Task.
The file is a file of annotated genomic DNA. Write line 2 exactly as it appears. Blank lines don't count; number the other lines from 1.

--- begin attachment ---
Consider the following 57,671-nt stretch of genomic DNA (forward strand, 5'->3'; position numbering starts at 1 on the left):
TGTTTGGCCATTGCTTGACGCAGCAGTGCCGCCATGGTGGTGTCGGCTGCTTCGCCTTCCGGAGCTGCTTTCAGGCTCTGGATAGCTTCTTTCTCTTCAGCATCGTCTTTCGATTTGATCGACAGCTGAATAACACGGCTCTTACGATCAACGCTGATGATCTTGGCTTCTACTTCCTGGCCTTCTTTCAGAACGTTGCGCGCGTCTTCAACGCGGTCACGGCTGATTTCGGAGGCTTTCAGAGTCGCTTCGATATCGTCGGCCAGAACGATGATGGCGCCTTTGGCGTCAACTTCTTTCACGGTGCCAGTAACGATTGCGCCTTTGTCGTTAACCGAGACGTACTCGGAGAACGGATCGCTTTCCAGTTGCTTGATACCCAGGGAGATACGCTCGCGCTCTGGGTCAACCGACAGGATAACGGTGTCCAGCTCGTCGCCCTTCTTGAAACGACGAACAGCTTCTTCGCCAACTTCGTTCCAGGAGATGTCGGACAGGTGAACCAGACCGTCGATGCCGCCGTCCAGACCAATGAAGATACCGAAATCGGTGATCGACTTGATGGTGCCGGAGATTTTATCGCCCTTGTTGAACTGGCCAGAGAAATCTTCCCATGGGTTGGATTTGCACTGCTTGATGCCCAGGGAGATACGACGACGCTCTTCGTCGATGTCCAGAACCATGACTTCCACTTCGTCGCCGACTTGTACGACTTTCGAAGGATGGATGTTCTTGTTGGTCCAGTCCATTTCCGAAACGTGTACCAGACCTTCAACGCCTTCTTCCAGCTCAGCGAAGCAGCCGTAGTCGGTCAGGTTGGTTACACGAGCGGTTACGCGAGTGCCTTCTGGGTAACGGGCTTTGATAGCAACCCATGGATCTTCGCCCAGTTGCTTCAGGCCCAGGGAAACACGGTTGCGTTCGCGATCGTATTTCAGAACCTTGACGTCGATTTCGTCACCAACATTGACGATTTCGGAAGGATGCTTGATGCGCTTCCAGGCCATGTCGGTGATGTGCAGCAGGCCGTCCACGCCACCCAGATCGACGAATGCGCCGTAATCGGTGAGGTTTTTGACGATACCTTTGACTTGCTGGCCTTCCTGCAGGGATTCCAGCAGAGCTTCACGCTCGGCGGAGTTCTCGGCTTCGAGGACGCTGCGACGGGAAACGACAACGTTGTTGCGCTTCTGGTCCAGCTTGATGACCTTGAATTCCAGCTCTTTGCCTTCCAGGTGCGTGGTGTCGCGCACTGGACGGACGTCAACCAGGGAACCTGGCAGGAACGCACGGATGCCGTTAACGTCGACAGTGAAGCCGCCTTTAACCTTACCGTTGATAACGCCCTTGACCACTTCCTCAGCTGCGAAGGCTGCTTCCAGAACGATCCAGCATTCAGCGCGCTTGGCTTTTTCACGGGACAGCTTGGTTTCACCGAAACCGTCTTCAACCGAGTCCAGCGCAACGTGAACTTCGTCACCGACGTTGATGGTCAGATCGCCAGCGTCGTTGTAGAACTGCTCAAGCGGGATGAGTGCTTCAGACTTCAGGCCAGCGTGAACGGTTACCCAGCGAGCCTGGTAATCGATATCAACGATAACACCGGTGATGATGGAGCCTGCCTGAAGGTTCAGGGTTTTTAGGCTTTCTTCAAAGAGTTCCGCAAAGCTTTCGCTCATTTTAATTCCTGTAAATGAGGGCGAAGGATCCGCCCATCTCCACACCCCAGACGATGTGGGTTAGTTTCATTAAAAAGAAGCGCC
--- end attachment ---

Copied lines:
TGTTTGGCCATTGCTTGACGCAGCAGTGCCGCCATGGTGGTGTCGGCTGCTTCGCCTTCCGGAGCTGCTTTCAGGCTCTGGATAGCTTCTTTCTCTTCAGCATCGTCTTTCGATTTGATCGACAGCTGAATAACACGGCTCTTACGATCAACGCTGATGATCTTGGCTTCTACTTCCTGGCCTTCTTTCAGAACGTTGCGCGCGTCTTCAACGCGGTCACGGCTGATTTCGGAGGCTTTCAGAGTCGCTTCGATATCGTCGGCCAGAACGATGATGGCGCCTTTGGCGTCAACTTCTTTCACGGTGCCAGTAACGATTGCGCCTTTGTCGTTAACCGAGACGTACTCGGAGAACGGATCGCTTTCCAGTTGCTTGATACCCAGGGAGATACGCTCGCGCTCTGGGTCAACCGACAGGATAACGGTGTCCAGCTCGTCGCCCTTCTTGAAACGACGAACAGCTTCTTCGCCAACTTCGTTCCAGGAGATGTCGGACAGGTGAACCAGACCGTCGATGCCGCCGTCCAGACCAATGAAGATACCGAAATCGGTGATCGACTTGATGGTGCCGGAGATTTTATCGCCCTTGTTGAACTGGCCAGAGAAATCTTCCCATGGGTTGGATTTGCACTGCTTGATGCCCAGGGAGATACGACGACGCTCTTCGTCGATGTCCAGAACCATGACTTCCACTTCGTCGCCGACTTGTACGACTTTCGAAGGATGGATGTTCTTGTTGGTCCAGTCCATTTCCGAAACGTGTACCAGACCTTCAACGCCTTCTTCCAGCTCAGCGAAGCAGCCGTAGTCGGTCAGGTTGGTTACACGAGCGGTTACGCGAGTGCCTTCTGGGTAACGGGCTTTGATAGCAACCCATGGATCTTCGCCCAGTTGCTTCAGGCCCAGGGAAACACGGTTGCGTTCGCGATCGTATTTCAGAACCTTGACGTCGATTTCGTCACCAACATTGACGATTTCGGAAGGATGCTTGATGCGCTTCCAGGCCATGTCGGTGATGTGCAGCAGGCCGTCCACGCCACCCAGATCGACGAATGCGCCGTAATCGGTGAGGTTTTTGACGATACCTTTGACTTGCTGGCCTTCCTGCAGGGATTCCAGCAGAGCTTCACGCTCGGCGGAGTTCTCGGCTTCGAGGACGCTGCGACGGGAAACGACAACGTTGTTGCGCTTCTGGTCCAGCTTGATGACCTTGAATTCCAGCTCTTTGCCTTCCAGGTGCGTGGTGTCGCGCACTGGACGGACGTCAACCAGGGAACCTGGCAGGAACGCACGGATGCCGTTAACGTCGACAGTGAAGCCGCCTTTAACCTTACCGTTGATAACGCCCTTGACCACTTCCTCAGCTGCGAAGGCTGCTTCCAGAACGATCCAGCATTCAGCGCGCTTGGCTTTTTCACGGGACAGCTTGGTTTCACCGAAACCGTCTTCAACCGAGTCCAGCGCAACGTGAACTTCGTCACCGACGTTGATGGTCAGATCGCCAGCGTCGTTGTAGAACTGCTCAAGCGGGATGAGTGCTTCAGACTTCAGGCCAGCGTGAACGGTTACCCAGCGAGCCTGGTAATCGATATCAACGATAACACCGGTGATGATGGAGCCTGCCTGAAGGTTCAGGGTTTTTAGGCTTTCTTCAAAGAGTTCCGCAAAGCTTTCGCTCATTTTAATTCCTGTAAATGAGGGCGAAGGATCCGCCCATCTCCACACCCCAGACGATGTGGGTTAGTTTCATTAAAAAGAAGCGCC